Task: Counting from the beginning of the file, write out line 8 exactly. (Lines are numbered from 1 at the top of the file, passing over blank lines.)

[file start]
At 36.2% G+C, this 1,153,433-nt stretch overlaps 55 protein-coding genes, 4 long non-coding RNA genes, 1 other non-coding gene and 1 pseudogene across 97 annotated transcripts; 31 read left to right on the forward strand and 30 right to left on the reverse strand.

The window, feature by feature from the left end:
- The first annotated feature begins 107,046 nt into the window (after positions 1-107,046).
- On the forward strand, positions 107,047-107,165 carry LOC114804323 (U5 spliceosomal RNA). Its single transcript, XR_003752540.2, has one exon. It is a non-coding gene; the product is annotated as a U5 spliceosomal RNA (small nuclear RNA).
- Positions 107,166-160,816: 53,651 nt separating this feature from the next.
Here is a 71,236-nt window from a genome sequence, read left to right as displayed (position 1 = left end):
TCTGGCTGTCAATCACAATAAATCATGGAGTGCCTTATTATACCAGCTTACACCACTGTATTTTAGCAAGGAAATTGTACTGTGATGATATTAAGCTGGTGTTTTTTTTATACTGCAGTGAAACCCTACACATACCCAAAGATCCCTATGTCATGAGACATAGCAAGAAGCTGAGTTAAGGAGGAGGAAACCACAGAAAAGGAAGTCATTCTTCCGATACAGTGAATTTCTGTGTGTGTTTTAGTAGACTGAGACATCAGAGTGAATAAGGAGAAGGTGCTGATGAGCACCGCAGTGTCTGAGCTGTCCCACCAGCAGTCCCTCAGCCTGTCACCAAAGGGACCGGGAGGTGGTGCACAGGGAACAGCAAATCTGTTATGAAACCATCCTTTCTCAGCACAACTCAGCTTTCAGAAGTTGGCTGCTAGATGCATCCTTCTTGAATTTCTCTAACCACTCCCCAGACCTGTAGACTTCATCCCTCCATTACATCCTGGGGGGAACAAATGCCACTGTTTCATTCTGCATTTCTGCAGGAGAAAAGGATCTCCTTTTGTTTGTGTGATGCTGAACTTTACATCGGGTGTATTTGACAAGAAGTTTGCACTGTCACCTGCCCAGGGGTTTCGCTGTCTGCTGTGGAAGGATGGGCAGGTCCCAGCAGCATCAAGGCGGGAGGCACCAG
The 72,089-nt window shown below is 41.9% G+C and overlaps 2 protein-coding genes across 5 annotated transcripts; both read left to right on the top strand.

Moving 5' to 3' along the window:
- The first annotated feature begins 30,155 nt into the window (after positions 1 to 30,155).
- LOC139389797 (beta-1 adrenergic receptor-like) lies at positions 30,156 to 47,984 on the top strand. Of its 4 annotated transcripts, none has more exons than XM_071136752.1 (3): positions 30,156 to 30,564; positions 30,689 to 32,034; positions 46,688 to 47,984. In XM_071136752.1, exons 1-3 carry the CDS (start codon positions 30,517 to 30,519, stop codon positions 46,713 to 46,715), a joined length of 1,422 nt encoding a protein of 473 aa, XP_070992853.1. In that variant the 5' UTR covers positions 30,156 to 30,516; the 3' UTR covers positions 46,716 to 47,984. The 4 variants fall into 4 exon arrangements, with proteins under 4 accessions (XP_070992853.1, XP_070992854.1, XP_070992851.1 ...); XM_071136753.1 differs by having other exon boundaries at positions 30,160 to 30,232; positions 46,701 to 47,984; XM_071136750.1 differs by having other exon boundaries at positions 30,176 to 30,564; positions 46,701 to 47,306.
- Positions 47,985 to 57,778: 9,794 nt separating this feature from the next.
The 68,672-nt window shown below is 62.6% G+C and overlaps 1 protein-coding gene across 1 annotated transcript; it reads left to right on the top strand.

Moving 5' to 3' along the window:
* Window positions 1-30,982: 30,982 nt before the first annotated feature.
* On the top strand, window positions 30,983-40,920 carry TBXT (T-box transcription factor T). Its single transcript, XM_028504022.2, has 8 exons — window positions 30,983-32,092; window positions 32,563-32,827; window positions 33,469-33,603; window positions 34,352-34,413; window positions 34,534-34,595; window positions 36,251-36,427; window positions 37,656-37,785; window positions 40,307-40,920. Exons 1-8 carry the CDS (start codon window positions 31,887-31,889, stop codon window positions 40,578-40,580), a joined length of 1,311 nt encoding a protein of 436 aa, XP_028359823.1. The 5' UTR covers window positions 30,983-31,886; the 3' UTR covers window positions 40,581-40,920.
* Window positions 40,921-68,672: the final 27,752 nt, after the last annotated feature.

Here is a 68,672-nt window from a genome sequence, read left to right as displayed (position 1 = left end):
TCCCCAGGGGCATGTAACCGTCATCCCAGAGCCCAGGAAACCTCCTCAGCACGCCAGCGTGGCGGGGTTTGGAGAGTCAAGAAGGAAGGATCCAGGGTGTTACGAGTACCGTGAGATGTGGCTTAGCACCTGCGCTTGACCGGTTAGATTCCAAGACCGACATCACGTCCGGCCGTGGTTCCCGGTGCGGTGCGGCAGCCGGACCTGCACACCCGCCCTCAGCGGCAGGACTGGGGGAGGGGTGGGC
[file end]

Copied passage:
The 72,089-nt window shown below is 41.9% G+C and overlaps 2 protein-coding genes across 5 annotated transcripts; both read left to right on the top strand.